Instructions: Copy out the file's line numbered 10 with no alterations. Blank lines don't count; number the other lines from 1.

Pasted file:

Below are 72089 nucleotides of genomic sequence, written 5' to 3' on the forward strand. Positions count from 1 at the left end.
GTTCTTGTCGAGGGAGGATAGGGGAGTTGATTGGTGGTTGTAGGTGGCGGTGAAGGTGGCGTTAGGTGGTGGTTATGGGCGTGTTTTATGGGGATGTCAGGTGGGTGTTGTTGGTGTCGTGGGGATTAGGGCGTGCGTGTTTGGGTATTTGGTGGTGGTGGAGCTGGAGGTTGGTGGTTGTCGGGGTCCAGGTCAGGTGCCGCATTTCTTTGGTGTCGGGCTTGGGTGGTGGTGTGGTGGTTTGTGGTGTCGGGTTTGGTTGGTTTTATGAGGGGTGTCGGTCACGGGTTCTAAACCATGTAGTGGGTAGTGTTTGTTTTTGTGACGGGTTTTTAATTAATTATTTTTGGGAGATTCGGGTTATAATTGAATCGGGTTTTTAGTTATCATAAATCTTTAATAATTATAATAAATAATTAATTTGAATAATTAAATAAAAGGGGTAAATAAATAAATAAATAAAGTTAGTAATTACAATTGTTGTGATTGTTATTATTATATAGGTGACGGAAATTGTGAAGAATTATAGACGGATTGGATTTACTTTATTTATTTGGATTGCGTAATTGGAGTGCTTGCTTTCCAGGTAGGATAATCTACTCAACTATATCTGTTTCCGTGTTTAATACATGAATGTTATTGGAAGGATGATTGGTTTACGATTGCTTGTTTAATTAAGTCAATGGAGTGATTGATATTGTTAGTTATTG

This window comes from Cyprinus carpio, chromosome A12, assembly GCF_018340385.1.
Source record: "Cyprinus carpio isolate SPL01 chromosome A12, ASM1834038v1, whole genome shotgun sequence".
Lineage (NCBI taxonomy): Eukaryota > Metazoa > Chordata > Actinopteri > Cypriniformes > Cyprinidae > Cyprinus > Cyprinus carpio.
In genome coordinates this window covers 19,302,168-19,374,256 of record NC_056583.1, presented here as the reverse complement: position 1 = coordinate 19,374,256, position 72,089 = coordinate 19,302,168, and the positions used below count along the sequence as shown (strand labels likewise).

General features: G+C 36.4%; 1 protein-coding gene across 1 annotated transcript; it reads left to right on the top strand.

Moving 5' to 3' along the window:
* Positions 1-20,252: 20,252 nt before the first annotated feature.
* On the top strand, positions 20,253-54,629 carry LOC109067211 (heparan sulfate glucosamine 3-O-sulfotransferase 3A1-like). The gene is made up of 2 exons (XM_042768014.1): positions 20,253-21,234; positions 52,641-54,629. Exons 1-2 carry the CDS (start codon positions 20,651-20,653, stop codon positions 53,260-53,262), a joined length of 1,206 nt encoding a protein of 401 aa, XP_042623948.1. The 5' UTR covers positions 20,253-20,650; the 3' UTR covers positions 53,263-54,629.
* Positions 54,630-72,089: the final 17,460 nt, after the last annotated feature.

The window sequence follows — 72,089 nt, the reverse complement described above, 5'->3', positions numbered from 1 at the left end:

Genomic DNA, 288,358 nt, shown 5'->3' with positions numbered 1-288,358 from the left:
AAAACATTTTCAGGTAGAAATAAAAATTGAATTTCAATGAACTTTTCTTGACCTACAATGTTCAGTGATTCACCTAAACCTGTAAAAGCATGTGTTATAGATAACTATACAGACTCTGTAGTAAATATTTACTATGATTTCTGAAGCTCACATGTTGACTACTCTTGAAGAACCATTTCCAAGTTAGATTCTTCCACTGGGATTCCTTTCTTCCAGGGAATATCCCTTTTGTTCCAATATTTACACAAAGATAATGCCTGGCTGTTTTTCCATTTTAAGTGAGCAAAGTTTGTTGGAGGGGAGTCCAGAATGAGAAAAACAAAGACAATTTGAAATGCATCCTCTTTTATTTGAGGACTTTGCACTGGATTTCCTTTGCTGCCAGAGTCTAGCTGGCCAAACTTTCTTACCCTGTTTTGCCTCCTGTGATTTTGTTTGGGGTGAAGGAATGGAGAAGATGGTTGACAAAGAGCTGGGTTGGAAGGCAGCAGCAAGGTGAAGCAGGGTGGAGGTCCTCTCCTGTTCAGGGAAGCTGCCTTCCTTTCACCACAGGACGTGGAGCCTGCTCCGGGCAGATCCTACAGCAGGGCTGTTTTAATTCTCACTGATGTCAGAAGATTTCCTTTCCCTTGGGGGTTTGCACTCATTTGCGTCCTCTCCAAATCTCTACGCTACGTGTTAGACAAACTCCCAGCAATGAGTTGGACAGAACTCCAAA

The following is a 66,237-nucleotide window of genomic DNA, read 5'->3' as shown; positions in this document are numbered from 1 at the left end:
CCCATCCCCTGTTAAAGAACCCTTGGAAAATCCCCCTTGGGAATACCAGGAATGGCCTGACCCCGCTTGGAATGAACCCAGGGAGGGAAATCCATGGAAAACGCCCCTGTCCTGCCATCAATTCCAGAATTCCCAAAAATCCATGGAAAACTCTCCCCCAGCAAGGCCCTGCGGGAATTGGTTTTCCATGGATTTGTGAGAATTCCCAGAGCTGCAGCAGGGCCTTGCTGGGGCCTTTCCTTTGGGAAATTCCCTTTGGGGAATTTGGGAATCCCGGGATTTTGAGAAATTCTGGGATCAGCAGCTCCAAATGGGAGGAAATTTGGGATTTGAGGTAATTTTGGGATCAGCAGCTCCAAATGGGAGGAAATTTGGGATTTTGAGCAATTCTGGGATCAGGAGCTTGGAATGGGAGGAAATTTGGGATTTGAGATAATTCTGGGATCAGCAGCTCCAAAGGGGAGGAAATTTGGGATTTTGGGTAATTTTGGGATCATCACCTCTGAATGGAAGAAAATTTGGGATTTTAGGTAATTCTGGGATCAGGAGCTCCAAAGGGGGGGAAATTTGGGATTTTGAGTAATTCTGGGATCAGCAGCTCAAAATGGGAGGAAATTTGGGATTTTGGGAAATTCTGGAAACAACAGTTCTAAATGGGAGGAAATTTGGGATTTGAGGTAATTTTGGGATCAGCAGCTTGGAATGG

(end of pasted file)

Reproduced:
* On the top strand, positions 20,253-54,629 carry LOC109067211 (heparan sulfate glucosamine 3-O-sulfotransferase 3A1-like). The gene is made up of 2 exons (XM_042768014.1): positions 20,253-21,234; positions 52,641-54,629. Exons 1-2 carry the CDS (start codon positions 20,651-20,653, stop codon positions 53,260-53,262), a joined length of 1,206 nt encoding a protein of 401 aa, XP_042623948.1. The 5' UTR covers positions 20,253-20,650; the 3' UTR covers positions 53,263-54,629.